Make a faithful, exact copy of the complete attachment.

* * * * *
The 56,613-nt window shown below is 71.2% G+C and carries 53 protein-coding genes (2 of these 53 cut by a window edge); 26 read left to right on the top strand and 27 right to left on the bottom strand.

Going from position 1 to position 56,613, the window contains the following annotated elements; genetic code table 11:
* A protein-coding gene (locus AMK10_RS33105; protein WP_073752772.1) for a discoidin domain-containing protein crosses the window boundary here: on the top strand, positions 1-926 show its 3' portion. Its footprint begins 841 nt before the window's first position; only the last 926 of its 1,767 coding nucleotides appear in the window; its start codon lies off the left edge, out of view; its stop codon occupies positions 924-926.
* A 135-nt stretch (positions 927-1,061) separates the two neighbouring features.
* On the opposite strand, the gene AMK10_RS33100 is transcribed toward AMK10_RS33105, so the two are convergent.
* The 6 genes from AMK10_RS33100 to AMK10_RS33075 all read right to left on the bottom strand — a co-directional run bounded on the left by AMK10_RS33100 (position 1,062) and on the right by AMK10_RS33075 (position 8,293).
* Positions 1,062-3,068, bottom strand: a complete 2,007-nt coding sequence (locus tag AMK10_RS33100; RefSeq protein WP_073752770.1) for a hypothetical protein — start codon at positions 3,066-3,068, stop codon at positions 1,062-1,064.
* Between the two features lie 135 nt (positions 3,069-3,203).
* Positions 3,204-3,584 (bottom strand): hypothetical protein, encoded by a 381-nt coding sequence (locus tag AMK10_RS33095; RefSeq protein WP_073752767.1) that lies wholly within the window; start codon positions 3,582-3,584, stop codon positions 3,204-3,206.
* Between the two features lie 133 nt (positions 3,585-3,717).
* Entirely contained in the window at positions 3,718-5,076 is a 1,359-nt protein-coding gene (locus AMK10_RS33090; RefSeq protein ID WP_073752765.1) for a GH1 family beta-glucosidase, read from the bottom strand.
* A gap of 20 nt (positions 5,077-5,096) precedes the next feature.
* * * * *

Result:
The 56,613-nt window shown below is 71.2% G+C and carries 53 protein-coding genes (2 of these 53 cut by a window edge); 26 read left to right on the top strand and 27 right to left on the bottom strand.

Going from position 1 to position 56,613, the window contains the following annotated elements; genetic code table 11:
* A protein-coding gene (locus AMK10_RS33105; protein WP_073752772.1) for a discoidin domain-containing protein crosses the window boundary here: on the top strand, positions 1-926 show its 3' portion. Its footprint begins 841 nt before the window's first position; only the last 926 of its 1,767 coding nucleotides appear in the window; its start codon lies off the left edge, out of view; its stop codon occupies positions 924-926.
* A 135-nt stretch (positions 927-1,061) separates the two neighbouring features.
* On the opposite strand, the gene AMK10_RS33100 is transcribed toward AMK10_RS33105, so the two are convergent.
* The 6 genes from AMK10_RS33100 to AMK10_RS33075 all read right to left on the bottom strand — a co-directional run bounded on the left by AMK10_RS33100 (position 1,062) and on the right by AMK10_RS33075 (position 8,293).
* Positions 1,062-3,068, bottom strand: a complete 2,007-nt coding sequence (locus tag AMK10_RS33100; RefSeq protein WP_073752770.1) for a hypothetical protein — start codon at positions 3,066-3,068, stop codon at positions 1,062-1,064.
* Between the two features lie 135 nt (positions 3,069-3,203).
* Positions 3,204-3,584 (bottom strand): hypothetical protein, encoded by a 381-nt coding sequence (locus tag AMK10_RS33095; RefSeq protein WP_073752767.1) that lies wholly within the window; start codon positions 3,582-3,584, stop codon positions 3,204-3,206.
* Between the two features lie 133 nt (positions 3,585-3,717).
* Entirely contained in the window at positions 3,718-5,076 is a 1,359-nt protein-coding gene (locus AMK10_RS33090; RefSeq protein ID WP_073752765.1) for a GH1 family beta-glucosidase, read from the bottom strand.
* A gap of 20 nt (positions 5,077-5,096) precedes the next feature.